Wednesday, January 20th
A proof is a formal argument that would convince your enemy. Types of proofs:
The direct and indirect methods have been known since antiquity.
Statement: For all \(x>0\), \(x + \frac{1}{x} \geq 2\).
If \(n\) is the largest possible integer, then \(n=1\). Proof. Let \(n\) be the largest possible integer. The square of a \(n\) is greater than or equal to \(n\). However, because \(n\) is the largest possible integer, we then have \(n^2 = n\). It follows that:
\begin{align} n^2 &= n \\ n &= 1 \\ \end{align}The flaw in the reasoning lies in the statement of what we wish to prove. We decompose the statement into two parts:
The first part is nonsense. ex false sequitur quodlibet.
Steps:
History. This proof was originally presented by Hippasus, a disciple of Pythagorus. Unable to accept that not all numbers can be expressed as integer relations, Pythagorus murdered Hippasus.
We want to show that two is irrational. In order words, \(\sqrt{2} \neq \frac{a}{b}\) for \(a, b \in \mathbb{N}\).
Proof by contradiction.
Step 1. Assume there exists \(a, b \in \mathbb{N}\) such that \(\sqrt{2} = \frac{a}{b}\).
\begin{align} 2 &= \frac{a^2}{b^2} \\ 2b^2 &= a^2 \\ \end{align}Step 2. We can then assume that either a or b is not divisible by two. If both of them are, then simplify \(\frac{a}{b}\) and start again from the beginning.
Step 3. Note that even numbers have even squares, and odd numbers have odd squares. Because \(a^2 = 2b^2\), \(a^2\) must be even, implying that \(a\) is even as well.
Step 4. From (Step 2), \(b\) must be odd.
Step 5. From (Step 3), we know that \(a\) is even. We rewrite \(a = 2(\frac{a}{2})\), where \(\frac{a}{2}\) is an integer.
Step 6.
\begin{align} 2b^2 &= \left(2\left(\frac{a}{2}\right)\right)^2 \\ &= 4 \left(\frac{a}{2}\right) ^2 \\ b^2 &= 2 \left(\frac{a}{2}\right) ^2 \\ \end{align}Step 7. Thus, \(b^2\) is even. \(\square\)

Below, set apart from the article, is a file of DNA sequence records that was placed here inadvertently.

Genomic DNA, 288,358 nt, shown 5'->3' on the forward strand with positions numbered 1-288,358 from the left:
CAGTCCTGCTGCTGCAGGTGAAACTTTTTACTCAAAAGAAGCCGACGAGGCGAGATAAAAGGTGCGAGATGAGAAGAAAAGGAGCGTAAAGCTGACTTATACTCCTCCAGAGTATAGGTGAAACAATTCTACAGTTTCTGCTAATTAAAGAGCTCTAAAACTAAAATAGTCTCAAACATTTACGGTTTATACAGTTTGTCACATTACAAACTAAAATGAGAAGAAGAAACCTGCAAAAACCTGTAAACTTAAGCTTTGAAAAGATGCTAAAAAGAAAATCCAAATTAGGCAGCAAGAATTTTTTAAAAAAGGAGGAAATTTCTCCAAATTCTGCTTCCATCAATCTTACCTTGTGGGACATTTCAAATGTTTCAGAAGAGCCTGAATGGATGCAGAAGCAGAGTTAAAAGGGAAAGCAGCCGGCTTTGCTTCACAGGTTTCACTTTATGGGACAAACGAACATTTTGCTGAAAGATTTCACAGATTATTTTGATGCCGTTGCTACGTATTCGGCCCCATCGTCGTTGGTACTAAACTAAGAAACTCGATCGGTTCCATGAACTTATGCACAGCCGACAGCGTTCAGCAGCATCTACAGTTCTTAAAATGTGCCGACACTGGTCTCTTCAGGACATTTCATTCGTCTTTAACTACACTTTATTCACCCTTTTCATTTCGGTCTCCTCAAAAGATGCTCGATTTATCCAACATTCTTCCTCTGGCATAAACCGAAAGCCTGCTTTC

Theorem: All numbers are definable in under even words.
Proof: Suppose not. There exists some number \(n\) that cannot be defined in under eleven words.
Let n = smallest number not definable with less than eleven words.
The smallest of these numbers was defined in under eleven words, therefore none exist. If any existed, it would be the smallest by default.
The error in this proof lies in "definable". It is not well-specified, making the entire proof bullshit. The "theorem" is meaningless.
To learn more, read about the verification principle, which was emerged in 1929.
Friday, January 22nd
Epimenides, a man from Crete, stated: "All Cretans are liars." The issue of his statement being self-referential is immediately clear. Centuries later, mathematics would wrestle with this idea after the introduction of set theory.
It is worth noting, however, that in the case of Epimenides, the paradox is resolved in Titus 1:12-13.
12 One of themselves, a prophet of their own, said "Cretans are always liars, evil beasts, lazy gluttons."
13 This testimony is true. [...]
Recall the three types of proofs introduced last lecture:
P(n) denotes a statement about a number p. For example:
P(n): n is divisible by 2.
Suppose we want to prove a statement about all n. Induction is an excellent tool for this task. There are two major steps:
This allows us to start from a simple case and move forward. More importantly, we are allowed to assume truth for some n, and move forward just one step to n+1.
Bernoulli's Inequality places an upper bound on \((1+x)^n\).
\[ (1+x)^n \geq 1 + nx \]Claim: P(n): \(\forall\) \(x \geq 0\), \((1+x)^n \geq 1 + nx\).
Base case. For all \(x \geq 0\), \((1+x)^1 \geq 1 + nx\).
Inductive step. Assuming P(n) is true, show that this implies P(n+1) is also true.
\begin{align} (1+x)^{n+1} &= (1+x)(1+x)^n \\ &\geq (1+x)(1+nx) \\ &= 1+x+nx+nx^2 \\ &\geq 1+(n+1)x \qquad\qquad\qquad\qquad \square \end{align}Note that in the third line of the proof, we used the fact that \(nx^2\) is always possible for \(n \in \mathbb{N}\).
Definition: A function is an assignment rule from set to set; \(f: A \rightarrow B\), for every \(a \in A\), \(f(a) \in B\).
Examples:
\begin{align} f(\mathbb{R})\,\,\, &\rightarrow \mathbb{R} \\ f(\mathbb{R}^n) &\rightarrow \mathbb{R} \\ f(\mathbb{C})\,\,\, &\rightarrow \mathbb{C} \\ f(\mathbb{R}^2) &\rightarrow \{0, 1\} \\ \end{align}There are three main function classes:
Definition: injective. A function \(f\) is injective if:
\[ a_1 \neq a_2 \Rightarrow f(a_1) \neq f(a_2) \]For example, \(x \rightarrow x^3\) is injective while \(x \rightarrow x^4\) is not.
Definition: surjective. A function \(f\) is surjective if for every \(b \in B\) \(\exists\) \(a \in A\) such that \(f(a) = b\). That is, "you cover everything".
Definition: bijective. A function is bijective if it is both injective and surjective.
The notion of "infinity" does not exist in math; it is simply shorthand for "larger than any number.
For example, saying that there are "infinitely many primes" simply means that for any finite number \(n \in \mathbb{N}\), it can be shown that there are \(n+1\) primes.